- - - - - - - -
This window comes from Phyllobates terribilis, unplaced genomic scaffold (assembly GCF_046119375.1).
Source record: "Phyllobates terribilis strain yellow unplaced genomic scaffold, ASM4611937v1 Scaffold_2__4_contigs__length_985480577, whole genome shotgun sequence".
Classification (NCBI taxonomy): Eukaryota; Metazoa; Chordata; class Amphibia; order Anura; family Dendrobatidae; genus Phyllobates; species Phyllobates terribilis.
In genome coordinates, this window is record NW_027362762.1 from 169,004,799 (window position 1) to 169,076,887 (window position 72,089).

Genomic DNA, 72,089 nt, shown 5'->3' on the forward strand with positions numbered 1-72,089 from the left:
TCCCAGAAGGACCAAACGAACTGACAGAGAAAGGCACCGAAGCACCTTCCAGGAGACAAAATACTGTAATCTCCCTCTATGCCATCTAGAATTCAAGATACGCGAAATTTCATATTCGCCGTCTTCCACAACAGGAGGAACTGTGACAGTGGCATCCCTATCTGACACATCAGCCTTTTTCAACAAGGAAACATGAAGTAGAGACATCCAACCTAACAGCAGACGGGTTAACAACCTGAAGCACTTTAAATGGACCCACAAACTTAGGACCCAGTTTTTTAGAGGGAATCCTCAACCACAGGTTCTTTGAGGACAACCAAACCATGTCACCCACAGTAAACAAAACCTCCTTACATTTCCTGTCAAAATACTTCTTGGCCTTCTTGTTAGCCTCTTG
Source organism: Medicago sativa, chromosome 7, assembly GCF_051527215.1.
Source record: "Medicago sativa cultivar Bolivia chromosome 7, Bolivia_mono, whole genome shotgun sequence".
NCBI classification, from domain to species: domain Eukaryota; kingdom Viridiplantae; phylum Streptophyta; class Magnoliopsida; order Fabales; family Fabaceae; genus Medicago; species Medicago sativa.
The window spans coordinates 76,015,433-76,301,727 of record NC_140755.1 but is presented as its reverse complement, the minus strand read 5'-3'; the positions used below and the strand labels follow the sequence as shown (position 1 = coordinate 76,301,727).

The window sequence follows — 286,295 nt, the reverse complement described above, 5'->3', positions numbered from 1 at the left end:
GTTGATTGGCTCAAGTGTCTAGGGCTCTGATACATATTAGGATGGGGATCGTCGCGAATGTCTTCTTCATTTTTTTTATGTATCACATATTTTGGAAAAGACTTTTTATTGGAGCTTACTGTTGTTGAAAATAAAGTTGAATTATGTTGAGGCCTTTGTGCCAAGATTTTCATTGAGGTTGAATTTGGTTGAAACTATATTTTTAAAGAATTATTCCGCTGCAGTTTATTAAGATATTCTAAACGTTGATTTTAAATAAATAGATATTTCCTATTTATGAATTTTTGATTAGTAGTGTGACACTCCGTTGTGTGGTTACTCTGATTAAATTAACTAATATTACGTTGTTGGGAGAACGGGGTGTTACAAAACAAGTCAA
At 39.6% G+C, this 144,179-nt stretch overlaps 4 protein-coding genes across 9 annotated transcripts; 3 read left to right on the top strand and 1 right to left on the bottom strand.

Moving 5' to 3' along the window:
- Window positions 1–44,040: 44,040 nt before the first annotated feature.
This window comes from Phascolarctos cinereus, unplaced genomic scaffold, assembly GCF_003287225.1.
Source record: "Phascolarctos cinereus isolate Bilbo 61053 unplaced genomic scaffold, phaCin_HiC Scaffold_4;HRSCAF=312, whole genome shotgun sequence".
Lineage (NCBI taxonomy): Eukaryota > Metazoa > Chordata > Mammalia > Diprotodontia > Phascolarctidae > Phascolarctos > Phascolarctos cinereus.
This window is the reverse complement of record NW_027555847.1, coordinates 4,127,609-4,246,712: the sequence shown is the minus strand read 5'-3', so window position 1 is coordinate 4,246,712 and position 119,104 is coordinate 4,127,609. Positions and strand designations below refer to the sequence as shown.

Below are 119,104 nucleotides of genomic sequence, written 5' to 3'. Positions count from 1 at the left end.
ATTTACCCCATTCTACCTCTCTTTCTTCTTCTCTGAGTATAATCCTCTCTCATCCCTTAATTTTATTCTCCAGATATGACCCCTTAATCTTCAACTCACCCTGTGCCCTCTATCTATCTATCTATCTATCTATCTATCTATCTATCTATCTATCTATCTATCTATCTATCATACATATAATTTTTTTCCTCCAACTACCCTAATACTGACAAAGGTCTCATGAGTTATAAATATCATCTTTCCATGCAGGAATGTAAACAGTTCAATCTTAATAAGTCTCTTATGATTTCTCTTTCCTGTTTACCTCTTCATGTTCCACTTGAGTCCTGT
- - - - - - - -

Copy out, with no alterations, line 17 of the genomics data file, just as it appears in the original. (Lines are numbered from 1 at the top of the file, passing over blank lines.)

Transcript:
Source record: "Phascolarctos cinereus isolate Bilbo 61053 unplaced genomic scaffold, phaCin_HiC Scaffold_4;HRSCAF=312, whole genome shotgun sequence".